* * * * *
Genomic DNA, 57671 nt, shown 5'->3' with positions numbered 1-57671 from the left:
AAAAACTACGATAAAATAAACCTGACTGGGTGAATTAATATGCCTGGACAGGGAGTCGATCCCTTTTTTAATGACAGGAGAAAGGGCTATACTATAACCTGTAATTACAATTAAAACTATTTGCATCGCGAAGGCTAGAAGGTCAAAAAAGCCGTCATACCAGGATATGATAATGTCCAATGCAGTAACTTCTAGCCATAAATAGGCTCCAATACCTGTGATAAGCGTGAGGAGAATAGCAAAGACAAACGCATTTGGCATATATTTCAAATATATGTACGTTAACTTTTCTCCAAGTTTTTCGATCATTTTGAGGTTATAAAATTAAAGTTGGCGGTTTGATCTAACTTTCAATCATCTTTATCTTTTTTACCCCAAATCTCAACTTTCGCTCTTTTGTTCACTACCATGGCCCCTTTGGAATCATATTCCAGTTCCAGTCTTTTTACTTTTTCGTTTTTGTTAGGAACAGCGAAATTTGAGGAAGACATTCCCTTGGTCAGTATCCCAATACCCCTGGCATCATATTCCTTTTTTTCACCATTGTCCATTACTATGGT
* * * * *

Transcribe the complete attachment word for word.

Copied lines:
Genomic DNA, 57671 nt, shown 5'->3' with positions numbered 1-57671 from the left:
AAAAACTACGATAAAATAAACCTGACTGGGTGAATTAATATGCCTGGACAGGGAGTCGATCCCTTTTTTAATGACAGGAGAAAGGGCTATACTATAACCTGTAATTACAATTAAAACTATTTGCATCGCGAAGGCTAGAAGGTCAAAAAAGCCGTCATACCAGGATATGATAATGTCCAATGCAGTAACTTCTAGCCATAAATAGGCTCCAATACCTGTGATAAGCGTGAGGAGAATAGCAAAGACAAACGCATTTGGCATATATTTCAAATATATGTACGTTAACTTTTCTCCAAGTTTTTCGATCATTTTGAGGTTATAAAATTAAAGTTGGCGGTTTGATCTAACTTTCAATCATCTTTATCTTTTTTACCCCAAATCTCAACTTTCGCTCTTTTGTTCACTACCATGGCCCCTTTGGAATCATATTCCAGTTCCAGTCTTTTTACTTTTTCGTTTTTGTTAGGAACAGCGAAATTTGAGGAAGACATTCCCTTGGTCAGTATCCCAATACCCCTGGCATCATATTCCTTTTTTTCACCATTGTCCATTACTATGGT